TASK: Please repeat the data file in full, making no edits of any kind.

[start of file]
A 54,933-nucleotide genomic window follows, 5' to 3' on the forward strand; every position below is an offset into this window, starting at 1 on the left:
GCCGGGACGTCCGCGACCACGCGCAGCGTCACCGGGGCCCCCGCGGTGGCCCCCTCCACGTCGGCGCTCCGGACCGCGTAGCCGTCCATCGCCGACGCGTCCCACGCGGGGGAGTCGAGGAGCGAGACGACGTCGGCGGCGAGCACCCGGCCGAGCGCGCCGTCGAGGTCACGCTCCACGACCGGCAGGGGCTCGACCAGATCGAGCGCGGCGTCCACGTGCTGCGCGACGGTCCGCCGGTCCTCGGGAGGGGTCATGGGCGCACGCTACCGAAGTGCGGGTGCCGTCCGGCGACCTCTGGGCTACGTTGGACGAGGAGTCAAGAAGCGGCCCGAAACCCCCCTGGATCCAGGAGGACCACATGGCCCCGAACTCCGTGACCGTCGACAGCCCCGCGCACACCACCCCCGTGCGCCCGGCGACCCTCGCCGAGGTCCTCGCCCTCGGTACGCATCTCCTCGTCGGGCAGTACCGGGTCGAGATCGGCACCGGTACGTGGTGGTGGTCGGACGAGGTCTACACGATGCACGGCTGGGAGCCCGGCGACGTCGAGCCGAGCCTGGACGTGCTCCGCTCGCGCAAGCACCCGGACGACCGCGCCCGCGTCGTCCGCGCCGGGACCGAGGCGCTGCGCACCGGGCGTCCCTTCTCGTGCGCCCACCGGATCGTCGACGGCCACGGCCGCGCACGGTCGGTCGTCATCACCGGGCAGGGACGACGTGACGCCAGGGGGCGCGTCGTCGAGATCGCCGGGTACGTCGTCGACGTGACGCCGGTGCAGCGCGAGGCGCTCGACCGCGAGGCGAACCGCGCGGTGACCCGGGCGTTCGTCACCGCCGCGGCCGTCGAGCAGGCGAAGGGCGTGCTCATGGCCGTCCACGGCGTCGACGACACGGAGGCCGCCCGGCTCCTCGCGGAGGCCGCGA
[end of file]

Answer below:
A 54,933-nucleotide genomic window follows, 5' to 3' on the forward strand; every position below is an offset into this window, starting at 1 on the left:
GCCGGGACGTCCGCGACCACGCGCAGCGTCACCGGGGCCCCCGCGGTGGCCCCCTCCACGTCGGCGCTCCGGACCGCGTAGCCGTCCATCGCCGACGCGTCCCACGCGGGGGAGTCGAGGAGCGAGACGACGTCGGCGGCGAGCACCCGGCCGAGCGCGCCGTCGAGGTCACGCTCCACGACCGGCAGGGGCTCGACCAGATCGAGCGCGGCGTCCACGTGCTGCGCGACGGTCCGCCGGTCCTCGGGAGGGGTCATGGGCGCACGCTACCGAAGTGCGGGTGCCGTCCGGCGACCTCTGGGCTACGTTGGACGAGGAGTCAAGAAGCGGCCCGAAACCCCCCTGGATCCAGGAGGACCACATGGCCCCGAACTCCGTGACCGTCGACAGCCCCGCGCACACCACCCCCGTGCGCCCGGCGACCCTCGCCGAGGTCCTCGCCCTCGGTACGCATCTCCTCGTCGGGCAGTACCGGGTCGAGATCGGCACCGGTACGTGGTGGTGGTCGGACGAGGTCTACACGATGCACGGCTGGGAGCCCGGCGACGTCGAGCCGAGCCTGGACGTGCTCCGCTCGCGCAAGCACCCGGACGACCGCGCCCGCGTCGTCCGCGCCGGGACCGAGGCGCTGCGCACCGGGCGTCCCTTCTCGTGCGCCCACCGGATCGTCGACGGCCACGGCCGCGCACGGTCGGTCGTCATCACCGGGCAGGGACGACGTGACGCCAGGGGGCGCGTCGTCGAGATCGCCGGGTACGTCGTCGACGTGACGCCGGTGCAGCGCGAGGCGCTCGACCGCGAGGCGAACCGCGCGGTGACCCGGGCGTTCGTCACCGCCGCGGCCGTCGAGCAGGCGAAGGGCGTGCTCATGGCCGTCCACGGCGTCGACGACACGGAGGCCGCCCGGCTCCTCGCGGAGGCCGCGA